Darling you got to let me know
Should I stay or should I go?
If you say that you are mine
I’ll be here ’til the end of time
So you got to let me know
Should I stay or should I go?

This indecision’s bugging me
If you don’t want me, set me free
Exactly whom I’m supposed to be
Don’t you know which clothes even fit me?
Come on and let me know
Should I cool it or should I blow?

The journey of the last four years has left me wondering what to do with God.  People speak of “hearing from God” or  “following God” and I wonder what that means.  God doesn’t speak to me.  I have feelings and I can read, but neither of those is hearing from God.  Both are mediated by my own psyche and therefore notoriously unreliable.

Of late I have become completed disenchanted with the idea of God .  Or at least a God that is active in the affairs of humanity and who is personally engaged with his children.  Given my own personal experience, I am finding myself much more prone to believe in a Deist God.

Should I stay, or should I go?  If he doesn’t want me, then set me free!  Exactly whom am I supposed to be?  C’mon and let me know!

A few weeks ago I gave voice to a couple of friends of mine that I’m not sure I believe in God any more.  That I am considering “walking away” from God.  This confession brought about an interesting outcome.  I found that in expressing my willingness to walk away from God, I discovered there existed some type of existential foundation for my belief in God.

It is a strange thing to be torn between belief and unbelief. But I think it might just be the best place for me right now.  Because I think that in letting go of belief, I just might find belief.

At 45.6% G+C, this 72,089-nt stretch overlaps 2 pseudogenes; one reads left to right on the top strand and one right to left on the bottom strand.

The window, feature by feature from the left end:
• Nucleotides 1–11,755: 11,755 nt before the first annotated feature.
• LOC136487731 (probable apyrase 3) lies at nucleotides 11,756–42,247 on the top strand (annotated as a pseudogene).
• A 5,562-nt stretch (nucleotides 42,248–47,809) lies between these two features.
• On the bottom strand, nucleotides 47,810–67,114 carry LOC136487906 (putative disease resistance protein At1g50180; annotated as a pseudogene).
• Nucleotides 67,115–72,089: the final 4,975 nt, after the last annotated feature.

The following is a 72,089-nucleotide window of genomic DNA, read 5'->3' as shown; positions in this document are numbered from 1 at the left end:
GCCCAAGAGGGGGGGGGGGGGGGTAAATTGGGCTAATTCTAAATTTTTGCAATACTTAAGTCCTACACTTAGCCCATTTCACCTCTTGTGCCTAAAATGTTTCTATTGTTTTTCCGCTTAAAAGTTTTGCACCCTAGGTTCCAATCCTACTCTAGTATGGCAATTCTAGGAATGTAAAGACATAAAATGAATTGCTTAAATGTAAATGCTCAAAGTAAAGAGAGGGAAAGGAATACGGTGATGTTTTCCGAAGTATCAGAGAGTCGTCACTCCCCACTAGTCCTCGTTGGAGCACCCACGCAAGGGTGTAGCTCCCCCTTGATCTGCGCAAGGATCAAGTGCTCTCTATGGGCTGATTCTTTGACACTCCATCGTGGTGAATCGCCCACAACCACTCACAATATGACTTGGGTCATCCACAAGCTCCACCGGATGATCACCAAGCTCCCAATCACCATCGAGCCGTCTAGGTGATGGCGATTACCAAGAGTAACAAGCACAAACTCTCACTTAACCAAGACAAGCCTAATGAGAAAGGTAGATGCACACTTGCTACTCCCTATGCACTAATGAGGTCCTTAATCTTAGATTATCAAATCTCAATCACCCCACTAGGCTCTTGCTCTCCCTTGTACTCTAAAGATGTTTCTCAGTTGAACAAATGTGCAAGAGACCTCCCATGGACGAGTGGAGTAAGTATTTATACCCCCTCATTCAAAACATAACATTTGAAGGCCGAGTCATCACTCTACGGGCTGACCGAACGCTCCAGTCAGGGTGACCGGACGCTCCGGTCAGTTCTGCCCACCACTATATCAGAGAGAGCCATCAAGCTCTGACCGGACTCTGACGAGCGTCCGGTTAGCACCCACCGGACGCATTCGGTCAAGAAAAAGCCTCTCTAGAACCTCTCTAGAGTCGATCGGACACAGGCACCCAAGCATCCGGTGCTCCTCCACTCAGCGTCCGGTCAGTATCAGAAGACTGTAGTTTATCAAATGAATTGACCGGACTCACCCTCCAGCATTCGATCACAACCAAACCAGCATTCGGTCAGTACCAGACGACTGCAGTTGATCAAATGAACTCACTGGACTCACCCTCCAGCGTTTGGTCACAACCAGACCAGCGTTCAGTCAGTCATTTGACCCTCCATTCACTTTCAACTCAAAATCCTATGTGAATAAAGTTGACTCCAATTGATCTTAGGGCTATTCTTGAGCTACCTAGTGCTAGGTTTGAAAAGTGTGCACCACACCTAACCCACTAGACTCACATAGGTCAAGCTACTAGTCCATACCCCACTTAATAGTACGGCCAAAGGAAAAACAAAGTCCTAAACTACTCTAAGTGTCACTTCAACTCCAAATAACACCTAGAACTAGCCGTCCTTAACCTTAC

What a long strange trip this is.


I am currently on a quest to understand what it means to grieve.  Often we only contemplate the meaning or presence of grief when someone close to us dies.  That someone could be close by nature of genetics, or by nature of relationship.  In addition, the death of a pet also often evokes grief.  However, at its core, grief is about loss.  That loss can come from a plethora of places.  A broken relationship.  A relationship lost.  One that never became what it should have.  Dreams that haven’t come to fruition.  The list could become practically endless.  Perhaps the loss in your life is extensive and you struggle with how to carry on under this weight of loss.

Over the past two years, I have come to the realization that some things in my life will never be as I had hoped or dreamed.  That some decisions cannot be taken back and have changed the trajectory of life forever.  How does one move from wishing for what was and moving to accepting what is?  Depending on the nature of the loss, this journey from what was, to what will never be, to what can be, will likely look very different for each individual.  Yet I also suspect that there are certain shared elements in the majority of these journeys.

I do not know that there are many true experts who can become our guide on the journey through grief.  This is certainly not an area that one would typically choose to immerse themselves in.  Never the less, I have set about seeking competent guides for this journey.

Recently, I pulled off my bookshelf The Cry of the Soul: How Our Emotions reveal Our Deepest Questions About God by Dan Allender and Tremper Longman III.  I started reading it quite some time ago, but it has languished unfinished on my shelf.  I picked up where I had left off, at the beginning of chapter 11 and read:

Ungodly desire is a flight from desire;  it is a refusal to embrace loss as a deepening of the hollowness that makes more room for God.  Despair refuses to dream, to hope, and to move with courage toward what we will one day become.  It flees to an illusory safe harbor where, isolated it holds onto whatever pleasure comes from the fantasy of nonexistence.

This is why suicide, the choice of nonexistence, is often preferred to hope:  It allows those in despair to shield their hearts from the agony of becoming.  Ungodly despair refuses to walk through the valley of the shadow of death;  it refuses to agonize any longer with the pang of uncertainty, loss, and the irrepressible desire for redemption.